Clarifying Public Nuisance Claims and Damages
Haynes v. Haas (HSC May 5, 2020)
Background. Shadley Haynes was seriously injured by a Gregory Fowler Haas, a homeless man living in a storage unit. The injury occurred outside Haynes’ bar located less than a mile from Haas’s storage unit. Haynes filed a complaint against Haas, Clark Realty Corp., Kona Metro Parking & Watchmen Services, Allied Self Storage, and other properties and entities. The complaint averred that the defendants created a public nuisance by allowing Haas and others to live in one of the storage units in violation of the Hawai'i County zoning laws and that Hayes suffered serious injury as a result of this nuisance. Allied Self Storage filed a motion for summary judgment on the grounds that it owed no duty to Shadley and that it had no knowledge that people were living in storage units. The circuit court, with the Hon. Judge Ronald Ibarra presiding, granted the motions and awarded costs to the defendants. Haynes appealed. The ICA affirmed.
The Public Nuisance Claim. Public nuisance is an old cause of action:
A nuisance has been variously defined to mean that unlawfully annoys or does damage to another, anything that works hurt, inconvenience, or damage, anything which annoys or disturbs one in the free use, possession, or enjoyment of . . . property or which renders its ordinary use or physical occupation uncomfortable, and anything wrongfully done or permitted which injures or annoys another in the enjoyment of his [or her] legal rights.
. . . .
. . . [A] public nuisance  must be in a public place, or where the public frequently congregate, or where members of the public are likely toc ome within eh range of its influence[.]
Littleton v. State, 66 Haw. 55, 67, 656 P.2d 1336, 1344 (1982) (citing City of Burlington v. Stockwell, 47 P. 988, 989-990 (Kan. App. 1897).
Damages are an Available Remedy for Public Nuisance Claims. The HSC held that the ICA gravely erred in concluding that the only remedy here is equitable relief. According to the HSC, while courts generally award injunctive and declaratory relief instead of damages in public nuisance cases, see Akau v. Olohana Corp., 65 Haw. 383, 652 P.3d 1130 (1982), Cluney v. Lee Wai, 10 Haw. 319 (Rep. 1896), and City and Cnty. of Honolulu v. Cavness, 45 Haw. 232, 233, 364 P.2d 646, 648 (1961), a claim for damages has never been rejected. In fact, cases suggest damages are available even when there is no breach of a statutory duty. See Choy Too v. Kaiwiki Sugar Co., 32 Haw. 611, 625 (Terr. 1933); Fernandez v. People’s Ice and Refrigerating Co., 5 Haw. 532, 533 (King. 1886); and Whitesell v. Houlton, 2 Haw. App. 365, 366, 632 P.2d 1077, 1078 (1981).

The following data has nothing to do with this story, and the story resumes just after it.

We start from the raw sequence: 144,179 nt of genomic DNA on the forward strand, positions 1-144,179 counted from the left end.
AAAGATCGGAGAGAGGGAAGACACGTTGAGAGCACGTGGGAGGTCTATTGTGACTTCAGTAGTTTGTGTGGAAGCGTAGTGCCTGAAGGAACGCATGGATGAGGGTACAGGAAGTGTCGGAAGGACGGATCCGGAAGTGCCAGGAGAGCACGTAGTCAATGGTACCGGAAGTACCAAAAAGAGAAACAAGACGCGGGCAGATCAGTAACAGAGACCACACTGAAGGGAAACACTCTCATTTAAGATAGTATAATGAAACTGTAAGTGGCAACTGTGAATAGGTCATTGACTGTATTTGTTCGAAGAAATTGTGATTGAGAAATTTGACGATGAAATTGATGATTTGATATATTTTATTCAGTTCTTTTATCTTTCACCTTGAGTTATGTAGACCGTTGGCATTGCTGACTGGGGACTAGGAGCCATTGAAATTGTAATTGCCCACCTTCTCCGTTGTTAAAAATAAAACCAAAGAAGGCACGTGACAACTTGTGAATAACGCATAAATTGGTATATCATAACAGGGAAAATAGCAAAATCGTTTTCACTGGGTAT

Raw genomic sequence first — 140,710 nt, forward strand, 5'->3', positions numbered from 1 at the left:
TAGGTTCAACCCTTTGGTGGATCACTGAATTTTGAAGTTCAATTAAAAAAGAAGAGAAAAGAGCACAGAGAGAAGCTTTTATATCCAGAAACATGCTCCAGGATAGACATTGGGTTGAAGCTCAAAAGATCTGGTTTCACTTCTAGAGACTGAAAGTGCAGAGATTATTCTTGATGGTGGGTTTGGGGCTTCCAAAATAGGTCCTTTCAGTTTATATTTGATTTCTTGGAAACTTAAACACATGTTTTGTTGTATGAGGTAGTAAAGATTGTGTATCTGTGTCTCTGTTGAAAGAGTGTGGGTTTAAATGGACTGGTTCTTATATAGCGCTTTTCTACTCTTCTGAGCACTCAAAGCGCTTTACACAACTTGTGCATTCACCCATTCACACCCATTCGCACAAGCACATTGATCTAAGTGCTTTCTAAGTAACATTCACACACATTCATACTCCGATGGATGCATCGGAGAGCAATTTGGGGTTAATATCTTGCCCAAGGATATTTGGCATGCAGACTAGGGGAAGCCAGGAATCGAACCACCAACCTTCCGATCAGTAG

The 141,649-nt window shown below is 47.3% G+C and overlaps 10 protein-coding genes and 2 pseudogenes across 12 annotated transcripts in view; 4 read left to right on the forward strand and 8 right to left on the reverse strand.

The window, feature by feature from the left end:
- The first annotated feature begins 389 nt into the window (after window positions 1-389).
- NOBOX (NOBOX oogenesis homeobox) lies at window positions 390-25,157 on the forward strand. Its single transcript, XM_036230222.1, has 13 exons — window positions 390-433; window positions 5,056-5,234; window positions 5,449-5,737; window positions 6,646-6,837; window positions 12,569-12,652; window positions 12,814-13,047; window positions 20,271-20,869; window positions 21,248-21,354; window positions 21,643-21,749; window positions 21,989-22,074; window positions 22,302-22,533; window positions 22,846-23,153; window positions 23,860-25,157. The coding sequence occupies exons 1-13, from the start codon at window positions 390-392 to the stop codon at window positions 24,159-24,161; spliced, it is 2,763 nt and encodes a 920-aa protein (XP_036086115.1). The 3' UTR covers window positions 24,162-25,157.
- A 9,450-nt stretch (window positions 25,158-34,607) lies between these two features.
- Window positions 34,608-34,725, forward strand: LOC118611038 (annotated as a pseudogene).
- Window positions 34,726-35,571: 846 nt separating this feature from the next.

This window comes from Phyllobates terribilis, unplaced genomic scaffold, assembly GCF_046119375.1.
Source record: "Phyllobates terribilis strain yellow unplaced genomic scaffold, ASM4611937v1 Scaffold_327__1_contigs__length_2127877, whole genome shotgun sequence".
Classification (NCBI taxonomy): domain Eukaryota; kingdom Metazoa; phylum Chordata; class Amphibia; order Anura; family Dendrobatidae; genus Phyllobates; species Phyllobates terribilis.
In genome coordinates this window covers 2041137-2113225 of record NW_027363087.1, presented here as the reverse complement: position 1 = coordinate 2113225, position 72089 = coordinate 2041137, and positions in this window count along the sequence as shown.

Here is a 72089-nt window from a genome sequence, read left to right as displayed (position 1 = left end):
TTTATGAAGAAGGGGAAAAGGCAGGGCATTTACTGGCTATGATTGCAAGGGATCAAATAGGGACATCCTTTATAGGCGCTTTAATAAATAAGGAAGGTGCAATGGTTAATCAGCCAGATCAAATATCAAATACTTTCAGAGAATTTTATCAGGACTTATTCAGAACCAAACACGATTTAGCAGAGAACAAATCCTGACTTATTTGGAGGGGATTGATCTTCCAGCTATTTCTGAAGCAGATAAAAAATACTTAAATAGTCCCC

HSC “Clarifies” Public Nuisance and Adopts Restatement of Torts. The HSC agreed with the plaintiffs that public nuisance law should be “clarified” and the rule in the Restatement of Torts:
Who can Recover for Public Nuisance. (1) In order to recover damages in an individual action for a public nuisance, one must have suffered harm of a kind different from that suffered by other members of the public exercising the right common to the general public that was the subject of interference.
(2) In order to maintain a proceeding to enjoin to abate a public nuisance, one must: (a) have the right to recover damages, as indicated in Subsection 91), or (b) have authority as a public official or public agency to represent the state or a political subdivision in the matter, or (c) have standing to sue as a representative of the general public, as a citizen in a citizen’s action or as a member of a class in a class action.
Restatement (Second) of Torts § 821C. The HSC explained that public nuisance actions are designed to compensate plaintiffs suffering kind of harm from a past nuisance. Abating a present harm does not have the same effect and would be more appropriate for equitable relief. And so the HSC held that the ICA and the circuit court erred in granting summary judgment. Whether Hayes suffered a special harm is a question of fact.
A Note about the Homeless. In vacating the judgment, the HSC carefully noted that it did not determine that “allowing homeless individuals to reside on private property necessarily creates a public nuisance.” That question is best left to a jury examining the evidence and determining the facts in a particular case.
Are Gatherings in Violation of COVID-19 Restrictions a Public Nuisance? The case raises interesting questions. A public nuisance is something that “unlawfully annoys or does damage to another” and may or may not be in violation of a statute. What does that mean when a large gathering assembles on property in violation of the emergency orders that are in place because of the COVID-19 pandemic? Would a person suffering a “special injury” be able to raise this very old cause of action? Questions abound.